Coaching Youth Sports – Debate…

Ever just watch a high school football, basketball or baseball game? What were you first impressions?  Ever go to one of those games and see a complete whitewash or blow out? You know, where one team is far superior in every way over the other. What were your emotions? I have coached for many years in youth sports, all the way up to high school level. I have been involved on both sides of winning big and losing big. When I see scores that are so far apart, I just wonder, “what are the coaches doing?” In this area there are two schools of thought. You have those that say, you should never run the score up on an opponent; or sorry, maybe they should practice hard or work harder not to have that happen. For me, it just depends on the situation…

I for one am not a proponent of running up the score on a less-talented team. Nor am I in favor of going after individual or team scoring records. I believe that once the game has started, I as the coach, have to evaluate the game and where this is heading. If I know, I have an opponent completely out matched, I do change how I approach the rest of the game. It does not mean that I tell my players not to give 100%. It means that I may change up my player combinations or demand the team to involve more of the lesser skilled players in the game. Does that hurt the overall team? I don’t believe that it does. I would argue that expanding your playing time to those that normally get less (and having them work with higher skilled players) makes your overall team stronger. What really frosts my cookies, is when a coach is not attempting to use all of his players – his/her first team gets all the playing time. When we do score, we don’t go over-the-top with a celebration, we act like you have done it before. I have definitely had a few of those games where I was on the losing end. I again have to re-evaluate my approach to the game. I will try to motivate my players to keep them working hard, keep them focus on their performance and everything that they control. Win one play at a time, so to speak. Build on those successes for next time. Afterwards, my practice planning and focus will be on where we really need to get better based on past performances. Some of the best learning situations come from failure.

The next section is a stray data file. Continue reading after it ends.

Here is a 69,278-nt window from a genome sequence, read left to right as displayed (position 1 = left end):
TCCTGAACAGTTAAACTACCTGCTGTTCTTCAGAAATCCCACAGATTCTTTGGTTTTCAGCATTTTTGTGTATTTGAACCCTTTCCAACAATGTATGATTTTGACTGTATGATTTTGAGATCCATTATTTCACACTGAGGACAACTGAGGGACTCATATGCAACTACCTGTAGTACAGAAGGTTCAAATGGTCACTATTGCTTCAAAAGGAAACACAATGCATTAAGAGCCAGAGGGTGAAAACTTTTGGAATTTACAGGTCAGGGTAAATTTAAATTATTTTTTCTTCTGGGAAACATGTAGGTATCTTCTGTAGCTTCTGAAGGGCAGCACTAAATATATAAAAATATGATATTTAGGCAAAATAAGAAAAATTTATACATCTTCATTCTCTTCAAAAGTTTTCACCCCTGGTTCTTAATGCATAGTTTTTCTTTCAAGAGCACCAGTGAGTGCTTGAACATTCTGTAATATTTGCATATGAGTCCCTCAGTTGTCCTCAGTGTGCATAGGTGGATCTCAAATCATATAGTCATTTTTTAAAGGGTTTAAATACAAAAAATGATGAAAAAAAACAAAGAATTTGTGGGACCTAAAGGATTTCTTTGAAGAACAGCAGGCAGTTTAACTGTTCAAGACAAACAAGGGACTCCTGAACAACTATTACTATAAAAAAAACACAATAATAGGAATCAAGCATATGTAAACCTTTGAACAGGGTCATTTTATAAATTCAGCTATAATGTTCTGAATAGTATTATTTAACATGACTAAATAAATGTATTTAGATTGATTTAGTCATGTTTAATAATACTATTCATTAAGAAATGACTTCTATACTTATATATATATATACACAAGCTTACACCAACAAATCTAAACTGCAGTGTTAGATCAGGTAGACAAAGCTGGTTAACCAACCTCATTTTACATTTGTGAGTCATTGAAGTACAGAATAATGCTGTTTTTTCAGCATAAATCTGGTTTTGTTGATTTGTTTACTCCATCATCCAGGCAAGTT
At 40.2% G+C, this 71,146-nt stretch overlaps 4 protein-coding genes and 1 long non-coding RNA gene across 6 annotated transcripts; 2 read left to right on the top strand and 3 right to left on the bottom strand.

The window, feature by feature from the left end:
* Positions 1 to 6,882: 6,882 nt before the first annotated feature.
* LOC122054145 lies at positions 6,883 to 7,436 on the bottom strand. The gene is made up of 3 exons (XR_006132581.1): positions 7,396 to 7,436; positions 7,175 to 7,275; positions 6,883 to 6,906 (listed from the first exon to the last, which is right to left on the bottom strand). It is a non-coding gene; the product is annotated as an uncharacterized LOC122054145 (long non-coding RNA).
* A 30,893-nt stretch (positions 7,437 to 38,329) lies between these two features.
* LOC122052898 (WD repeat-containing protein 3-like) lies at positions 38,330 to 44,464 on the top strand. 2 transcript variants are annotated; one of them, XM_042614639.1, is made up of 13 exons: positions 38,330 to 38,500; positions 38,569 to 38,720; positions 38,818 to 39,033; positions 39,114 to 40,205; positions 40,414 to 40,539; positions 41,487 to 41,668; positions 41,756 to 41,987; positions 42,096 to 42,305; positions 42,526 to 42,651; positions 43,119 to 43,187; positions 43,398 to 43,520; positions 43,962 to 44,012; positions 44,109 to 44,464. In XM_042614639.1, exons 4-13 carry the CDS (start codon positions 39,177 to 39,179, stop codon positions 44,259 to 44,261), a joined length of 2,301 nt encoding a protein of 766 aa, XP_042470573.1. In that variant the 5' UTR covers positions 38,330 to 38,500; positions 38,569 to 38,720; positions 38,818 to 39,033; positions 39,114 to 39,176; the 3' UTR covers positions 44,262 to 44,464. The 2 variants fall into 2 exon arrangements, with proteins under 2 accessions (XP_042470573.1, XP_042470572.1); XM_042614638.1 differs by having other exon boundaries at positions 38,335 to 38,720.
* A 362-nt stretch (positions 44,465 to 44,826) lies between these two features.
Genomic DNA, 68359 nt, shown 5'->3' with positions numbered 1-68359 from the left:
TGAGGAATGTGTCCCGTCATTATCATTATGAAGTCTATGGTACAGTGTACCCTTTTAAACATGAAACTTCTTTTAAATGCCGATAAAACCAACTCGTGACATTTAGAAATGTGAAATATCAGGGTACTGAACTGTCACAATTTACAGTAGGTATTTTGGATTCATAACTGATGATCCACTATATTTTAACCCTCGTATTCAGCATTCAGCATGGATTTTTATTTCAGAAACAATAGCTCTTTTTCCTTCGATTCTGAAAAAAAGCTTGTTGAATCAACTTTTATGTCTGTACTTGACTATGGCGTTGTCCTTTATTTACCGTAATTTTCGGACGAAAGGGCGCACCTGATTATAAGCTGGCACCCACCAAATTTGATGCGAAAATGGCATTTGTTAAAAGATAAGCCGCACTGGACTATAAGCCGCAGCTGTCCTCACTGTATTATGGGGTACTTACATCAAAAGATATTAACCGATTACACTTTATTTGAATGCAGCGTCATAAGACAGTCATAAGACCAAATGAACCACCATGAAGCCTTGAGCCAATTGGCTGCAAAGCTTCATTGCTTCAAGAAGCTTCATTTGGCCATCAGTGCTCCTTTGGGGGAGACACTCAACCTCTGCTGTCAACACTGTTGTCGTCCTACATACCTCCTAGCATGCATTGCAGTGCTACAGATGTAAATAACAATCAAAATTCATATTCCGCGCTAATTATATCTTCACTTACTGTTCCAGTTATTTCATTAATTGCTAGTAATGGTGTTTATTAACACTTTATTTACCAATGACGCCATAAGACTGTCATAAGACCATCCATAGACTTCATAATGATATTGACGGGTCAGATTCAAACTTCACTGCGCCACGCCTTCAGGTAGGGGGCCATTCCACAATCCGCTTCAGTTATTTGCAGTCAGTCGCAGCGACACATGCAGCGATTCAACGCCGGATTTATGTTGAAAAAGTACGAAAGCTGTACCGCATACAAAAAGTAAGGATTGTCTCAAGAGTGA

Coaching sports is something that I have loved to do over the years. I have heard from many of my players parents that we could have easily have doubled that score if we did not let up on the opponents throat. I usually answer that with, we did not let up, we just changed our approach. I also add, “what benefit would it be to the team to do that? We won and we won be a lot, doubling it who benefits?”  The simple answer I normally got was, our scoring leaders would have more points, which could get them a scholarship. My answer to that is, “maybe, maybe not; I don’t think it matters that much to him/her as they were helping their team mates be better.”

I always look for life lessons in sports. Winning big or losing big happens in sports and in life. How we do that is more important than the actually outcome. People says that we are getting to be a nation of wussies. We care too much about people’s feelings. Well, maybe that is true. I believe that as a coach it is my responsibility to have my team prepared to play well and get the job done. Putting a little bit more emphasis on how we accomplish getting the job done when adversity happens or when it is too easy – helps. For the players that have played for me, over those many years, I bet they would not argue that fact. Some would have wished that I let them accomplish some scoring titles or stuff like that, but I hope that they learned how to win with grace and sportsmanship.

I would like your take on it!